Accessible mobile technology for public health data: a case study of four districts in Ghana during COVID-19
journal contributionposted on 13.09.2021, 07:08 by Kwabena Nuamah, kingsley osei
At the start of the covid-19 pandemic, it was quickly realised that technology would play a significant role in tracking and getting the spread of the virus under control. Countries such as South Korea, Singapore, China, and Japan quickly developed nationally managed mobile apps to help citizens report symptoms.
While web and mobile technologies are commonplace and part of the fabric of life in many developed countries, it is not the same across entire populations in many developing countries. In the case of Ghana, although some urban areas have access to reasonably reliable internet access and modern smartphones, it is not the experience in many other parts of the country.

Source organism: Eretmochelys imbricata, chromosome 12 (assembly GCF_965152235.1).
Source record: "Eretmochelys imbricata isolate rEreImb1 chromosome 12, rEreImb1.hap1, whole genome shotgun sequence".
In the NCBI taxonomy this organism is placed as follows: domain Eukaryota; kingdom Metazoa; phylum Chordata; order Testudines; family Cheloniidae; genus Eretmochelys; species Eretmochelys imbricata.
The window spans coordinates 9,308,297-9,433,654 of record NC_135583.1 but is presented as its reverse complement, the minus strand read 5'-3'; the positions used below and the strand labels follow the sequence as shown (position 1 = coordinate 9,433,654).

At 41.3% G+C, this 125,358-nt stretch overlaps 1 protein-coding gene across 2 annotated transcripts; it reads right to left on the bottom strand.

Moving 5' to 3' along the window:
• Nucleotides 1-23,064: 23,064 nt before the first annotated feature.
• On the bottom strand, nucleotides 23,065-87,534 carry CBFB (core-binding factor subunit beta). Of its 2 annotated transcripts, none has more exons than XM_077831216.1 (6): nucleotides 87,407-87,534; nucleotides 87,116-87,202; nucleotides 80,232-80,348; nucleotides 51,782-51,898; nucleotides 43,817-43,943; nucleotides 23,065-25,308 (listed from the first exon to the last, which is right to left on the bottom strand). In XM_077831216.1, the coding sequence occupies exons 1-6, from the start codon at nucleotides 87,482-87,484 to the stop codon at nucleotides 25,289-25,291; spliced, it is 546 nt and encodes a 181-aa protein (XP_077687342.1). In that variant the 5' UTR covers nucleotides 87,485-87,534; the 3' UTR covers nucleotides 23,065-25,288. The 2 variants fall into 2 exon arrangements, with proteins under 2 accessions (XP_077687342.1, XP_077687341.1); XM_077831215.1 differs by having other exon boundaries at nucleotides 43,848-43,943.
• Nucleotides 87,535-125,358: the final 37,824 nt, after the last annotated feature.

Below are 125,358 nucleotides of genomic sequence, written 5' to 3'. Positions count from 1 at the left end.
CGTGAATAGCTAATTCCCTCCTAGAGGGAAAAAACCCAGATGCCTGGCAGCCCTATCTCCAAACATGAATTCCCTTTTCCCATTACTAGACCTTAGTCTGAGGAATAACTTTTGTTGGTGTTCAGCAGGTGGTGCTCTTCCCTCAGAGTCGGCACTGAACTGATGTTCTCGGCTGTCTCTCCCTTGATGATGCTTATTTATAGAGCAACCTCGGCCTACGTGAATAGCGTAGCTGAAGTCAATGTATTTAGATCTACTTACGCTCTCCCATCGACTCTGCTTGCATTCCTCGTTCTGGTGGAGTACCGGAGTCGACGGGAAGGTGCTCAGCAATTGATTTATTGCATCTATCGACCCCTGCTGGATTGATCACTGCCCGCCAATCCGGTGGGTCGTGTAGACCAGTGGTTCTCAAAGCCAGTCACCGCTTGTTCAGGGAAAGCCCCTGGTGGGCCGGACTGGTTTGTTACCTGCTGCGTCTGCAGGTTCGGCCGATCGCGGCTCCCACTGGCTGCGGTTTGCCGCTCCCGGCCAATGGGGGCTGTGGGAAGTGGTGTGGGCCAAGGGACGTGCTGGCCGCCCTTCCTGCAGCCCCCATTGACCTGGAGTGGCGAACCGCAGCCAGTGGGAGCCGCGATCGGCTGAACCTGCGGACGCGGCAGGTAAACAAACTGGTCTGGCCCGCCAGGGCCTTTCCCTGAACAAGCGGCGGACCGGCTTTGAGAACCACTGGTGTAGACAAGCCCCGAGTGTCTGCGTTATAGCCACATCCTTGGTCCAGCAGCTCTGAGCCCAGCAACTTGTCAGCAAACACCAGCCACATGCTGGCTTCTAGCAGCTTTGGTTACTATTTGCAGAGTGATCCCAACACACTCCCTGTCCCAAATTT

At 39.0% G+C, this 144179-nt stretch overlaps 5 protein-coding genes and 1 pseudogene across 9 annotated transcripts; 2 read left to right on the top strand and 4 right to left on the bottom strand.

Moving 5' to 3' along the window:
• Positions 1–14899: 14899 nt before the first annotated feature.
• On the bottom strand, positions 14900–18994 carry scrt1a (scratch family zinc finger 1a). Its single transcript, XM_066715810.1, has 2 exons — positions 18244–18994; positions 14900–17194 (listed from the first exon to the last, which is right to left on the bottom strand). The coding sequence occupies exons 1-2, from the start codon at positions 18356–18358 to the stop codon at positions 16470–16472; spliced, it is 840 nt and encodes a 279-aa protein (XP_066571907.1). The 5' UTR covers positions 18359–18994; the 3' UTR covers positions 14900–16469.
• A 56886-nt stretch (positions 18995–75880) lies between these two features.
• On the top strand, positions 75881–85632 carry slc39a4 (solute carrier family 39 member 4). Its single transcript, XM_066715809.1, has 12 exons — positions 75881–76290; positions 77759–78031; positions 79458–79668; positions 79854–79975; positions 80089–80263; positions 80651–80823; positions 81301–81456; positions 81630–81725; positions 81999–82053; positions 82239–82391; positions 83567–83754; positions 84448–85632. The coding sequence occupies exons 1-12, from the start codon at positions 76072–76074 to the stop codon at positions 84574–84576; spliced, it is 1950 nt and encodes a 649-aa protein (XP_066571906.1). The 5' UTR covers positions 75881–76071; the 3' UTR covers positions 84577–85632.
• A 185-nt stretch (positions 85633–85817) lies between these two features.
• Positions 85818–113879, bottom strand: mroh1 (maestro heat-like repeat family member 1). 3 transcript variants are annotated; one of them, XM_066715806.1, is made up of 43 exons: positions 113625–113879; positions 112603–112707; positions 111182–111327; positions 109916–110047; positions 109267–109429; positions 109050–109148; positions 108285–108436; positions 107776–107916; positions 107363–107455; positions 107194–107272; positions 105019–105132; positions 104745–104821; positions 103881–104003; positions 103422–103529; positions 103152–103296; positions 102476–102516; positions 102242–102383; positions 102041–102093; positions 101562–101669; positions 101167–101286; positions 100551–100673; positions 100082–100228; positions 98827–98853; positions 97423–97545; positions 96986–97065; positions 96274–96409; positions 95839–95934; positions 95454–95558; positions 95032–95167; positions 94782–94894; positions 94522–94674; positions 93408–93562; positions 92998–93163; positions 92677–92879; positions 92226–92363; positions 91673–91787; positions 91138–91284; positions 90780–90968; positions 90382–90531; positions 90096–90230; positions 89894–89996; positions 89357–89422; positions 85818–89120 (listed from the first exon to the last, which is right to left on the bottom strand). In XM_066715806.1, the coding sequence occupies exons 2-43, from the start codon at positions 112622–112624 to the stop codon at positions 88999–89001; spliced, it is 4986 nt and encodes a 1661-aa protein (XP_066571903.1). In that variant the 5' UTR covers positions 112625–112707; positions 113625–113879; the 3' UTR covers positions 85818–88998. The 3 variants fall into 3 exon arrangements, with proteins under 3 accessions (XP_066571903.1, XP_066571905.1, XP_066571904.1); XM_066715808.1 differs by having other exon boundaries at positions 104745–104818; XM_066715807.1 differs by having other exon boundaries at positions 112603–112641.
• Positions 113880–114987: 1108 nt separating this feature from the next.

In March 2020, the software development team at cognate systems decided to adapt their opine data platform to tackle the reporting and tracking of symptoms across the country. This report summarizes the resulting opine health assistant platform, its features, and how it was deployed. In particular, we highlight some data summaries from a joint project that targeted four districts in Ghana.
We make a few recommendations on how to better leverage accessible technology to tackle public health emergencies in a developing country such as Ghana.